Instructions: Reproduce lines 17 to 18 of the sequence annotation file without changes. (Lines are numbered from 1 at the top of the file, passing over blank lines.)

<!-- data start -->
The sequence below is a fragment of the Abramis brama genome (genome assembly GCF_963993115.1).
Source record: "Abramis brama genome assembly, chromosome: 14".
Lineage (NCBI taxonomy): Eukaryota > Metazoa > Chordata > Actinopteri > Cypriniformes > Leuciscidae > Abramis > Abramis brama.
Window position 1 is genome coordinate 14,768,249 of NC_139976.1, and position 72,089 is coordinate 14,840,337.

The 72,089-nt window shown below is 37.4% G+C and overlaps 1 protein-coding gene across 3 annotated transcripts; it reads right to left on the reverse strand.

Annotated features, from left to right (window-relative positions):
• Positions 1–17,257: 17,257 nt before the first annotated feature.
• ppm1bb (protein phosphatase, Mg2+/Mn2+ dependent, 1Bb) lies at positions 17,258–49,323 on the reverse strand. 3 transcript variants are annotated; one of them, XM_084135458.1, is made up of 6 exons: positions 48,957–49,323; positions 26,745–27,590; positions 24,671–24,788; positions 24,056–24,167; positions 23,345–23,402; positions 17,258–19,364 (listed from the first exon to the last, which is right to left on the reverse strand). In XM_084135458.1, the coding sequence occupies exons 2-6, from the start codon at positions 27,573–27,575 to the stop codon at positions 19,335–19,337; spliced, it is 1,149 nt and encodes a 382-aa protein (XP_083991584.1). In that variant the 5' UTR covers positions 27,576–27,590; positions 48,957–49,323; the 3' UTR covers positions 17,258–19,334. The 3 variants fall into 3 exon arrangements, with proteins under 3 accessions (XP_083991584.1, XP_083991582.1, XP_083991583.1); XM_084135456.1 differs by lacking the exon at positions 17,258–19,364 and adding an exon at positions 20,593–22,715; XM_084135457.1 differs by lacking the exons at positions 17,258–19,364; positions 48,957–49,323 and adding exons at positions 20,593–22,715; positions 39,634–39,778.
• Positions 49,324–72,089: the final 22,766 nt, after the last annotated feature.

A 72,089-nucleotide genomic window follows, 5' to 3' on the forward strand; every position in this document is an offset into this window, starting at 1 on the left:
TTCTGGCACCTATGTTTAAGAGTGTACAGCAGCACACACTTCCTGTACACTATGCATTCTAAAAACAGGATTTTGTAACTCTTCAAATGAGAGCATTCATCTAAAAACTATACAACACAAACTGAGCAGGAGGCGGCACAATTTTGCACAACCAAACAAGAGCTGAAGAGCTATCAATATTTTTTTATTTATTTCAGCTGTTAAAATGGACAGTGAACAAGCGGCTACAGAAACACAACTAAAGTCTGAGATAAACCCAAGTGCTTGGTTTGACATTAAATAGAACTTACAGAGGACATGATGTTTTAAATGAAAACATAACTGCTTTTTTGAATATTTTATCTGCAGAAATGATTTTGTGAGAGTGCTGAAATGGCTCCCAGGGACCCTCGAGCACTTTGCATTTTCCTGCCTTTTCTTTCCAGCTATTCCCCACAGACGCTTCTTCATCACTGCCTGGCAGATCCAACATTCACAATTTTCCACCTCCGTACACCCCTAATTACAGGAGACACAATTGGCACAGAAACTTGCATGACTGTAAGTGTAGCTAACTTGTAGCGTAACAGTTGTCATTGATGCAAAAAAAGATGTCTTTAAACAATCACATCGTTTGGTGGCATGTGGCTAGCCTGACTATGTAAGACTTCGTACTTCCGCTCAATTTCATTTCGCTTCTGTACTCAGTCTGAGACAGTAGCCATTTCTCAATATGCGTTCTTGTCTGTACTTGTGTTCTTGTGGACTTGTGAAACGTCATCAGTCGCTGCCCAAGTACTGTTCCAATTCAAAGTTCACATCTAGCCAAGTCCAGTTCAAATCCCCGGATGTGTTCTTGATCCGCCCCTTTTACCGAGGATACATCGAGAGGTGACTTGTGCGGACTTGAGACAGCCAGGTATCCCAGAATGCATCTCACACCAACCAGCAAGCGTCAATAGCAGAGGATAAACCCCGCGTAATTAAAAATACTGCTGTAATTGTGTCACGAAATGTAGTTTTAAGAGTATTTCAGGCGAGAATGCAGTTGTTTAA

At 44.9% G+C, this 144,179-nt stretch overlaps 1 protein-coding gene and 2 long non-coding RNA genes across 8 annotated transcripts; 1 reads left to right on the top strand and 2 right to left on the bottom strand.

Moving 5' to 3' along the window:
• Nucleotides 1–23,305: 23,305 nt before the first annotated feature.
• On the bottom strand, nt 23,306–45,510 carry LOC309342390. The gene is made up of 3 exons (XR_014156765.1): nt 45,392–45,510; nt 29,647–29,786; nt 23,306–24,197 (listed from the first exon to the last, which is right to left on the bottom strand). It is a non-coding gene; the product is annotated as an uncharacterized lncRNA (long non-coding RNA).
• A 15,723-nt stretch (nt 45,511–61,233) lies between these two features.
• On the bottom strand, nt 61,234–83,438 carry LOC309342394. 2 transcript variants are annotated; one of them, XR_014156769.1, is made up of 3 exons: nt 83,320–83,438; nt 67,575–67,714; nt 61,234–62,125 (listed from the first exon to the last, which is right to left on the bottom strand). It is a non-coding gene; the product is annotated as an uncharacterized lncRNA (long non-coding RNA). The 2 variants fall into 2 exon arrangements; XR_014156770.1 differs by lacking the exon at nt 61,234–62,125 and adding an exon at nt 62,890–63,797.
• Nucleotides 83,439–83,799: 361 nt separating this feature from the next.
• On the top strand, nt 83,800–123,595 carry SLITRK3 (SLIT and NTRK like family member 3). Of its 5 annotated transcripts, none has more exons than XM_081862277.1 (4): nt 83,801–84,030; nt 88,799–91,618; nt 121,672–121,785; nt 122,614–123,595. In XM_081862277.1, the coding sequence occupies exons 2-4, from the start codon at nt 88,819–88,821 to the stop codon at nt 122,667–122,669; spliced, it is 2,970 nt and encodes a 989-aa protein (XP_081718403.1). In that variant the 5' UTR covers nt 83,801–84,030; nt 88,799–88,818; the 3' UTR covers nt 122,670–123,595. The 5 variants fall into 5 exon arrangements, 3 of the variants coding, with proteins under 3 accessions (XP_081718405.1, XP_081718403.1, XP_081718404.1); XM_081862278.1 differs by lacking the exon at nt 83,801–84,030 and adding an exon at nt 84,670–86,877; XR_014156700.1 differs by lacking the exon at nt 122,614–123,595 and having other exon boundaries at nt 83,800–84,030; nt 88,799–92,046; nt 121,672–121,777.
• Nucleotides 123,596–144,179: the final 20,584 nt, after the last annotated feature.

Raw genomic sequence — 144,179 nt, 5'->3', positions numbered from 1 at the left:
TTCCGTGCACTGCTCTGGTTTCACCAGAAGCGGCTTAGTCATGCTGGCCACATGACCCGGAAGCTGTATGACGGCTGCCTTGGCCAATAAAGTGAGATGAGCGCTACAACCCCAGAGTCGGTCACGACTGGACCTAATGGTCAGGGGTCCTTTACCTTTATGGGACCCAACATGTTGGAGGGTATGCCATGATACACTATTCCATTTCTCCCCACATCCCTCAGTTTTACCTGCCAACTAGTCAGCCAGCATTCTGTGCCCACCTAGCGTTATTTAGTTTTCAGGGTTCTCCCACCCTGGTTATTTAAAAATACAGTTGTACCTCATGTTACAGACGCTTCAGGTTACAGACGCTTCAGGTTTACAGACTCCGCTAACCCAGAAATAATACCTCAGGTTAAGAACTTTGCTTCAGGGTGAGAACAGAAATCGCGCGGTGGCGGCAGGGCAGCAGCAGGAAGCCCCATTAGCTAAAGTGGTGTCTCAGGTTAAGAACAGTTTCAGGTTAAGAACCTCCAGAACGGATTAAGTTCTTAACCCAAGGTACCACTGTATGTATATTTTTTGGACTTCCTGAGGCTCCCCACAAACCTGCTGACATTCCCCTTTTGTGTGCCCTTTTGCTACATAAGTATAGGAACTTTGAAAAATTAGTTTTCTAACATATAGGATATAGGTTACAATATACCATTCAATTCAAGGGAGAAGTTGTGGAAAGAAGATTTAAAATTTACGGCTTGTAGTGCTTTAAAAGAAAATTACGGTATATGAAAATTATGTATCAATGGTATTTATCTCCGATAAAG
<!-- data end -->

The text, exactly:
• On the bottom strand, nt 61,234–83,438 carry LOC309342394. 2 transcript variants are annotated; one of them, XR_014156769.1, is made up of 3 exons: nt 83,320–83,438; nt 67,575–67,714; nt 61,234–62,125 (listed from the first exon to the last, which is right to left on the bottom strand). It is a non-coding gene; the product is annotated as an uncharacterized lncRNA (long non-coding RNA). The 2 variants fall into 2 exon arrangements; XR_014156770.1 differs by lacking the exon at nt 61,234–62,125 and adding an exon at nt 62,890–63,797.
• Nucleotides 83,439–83,799: 361 nt separating this feature from the next.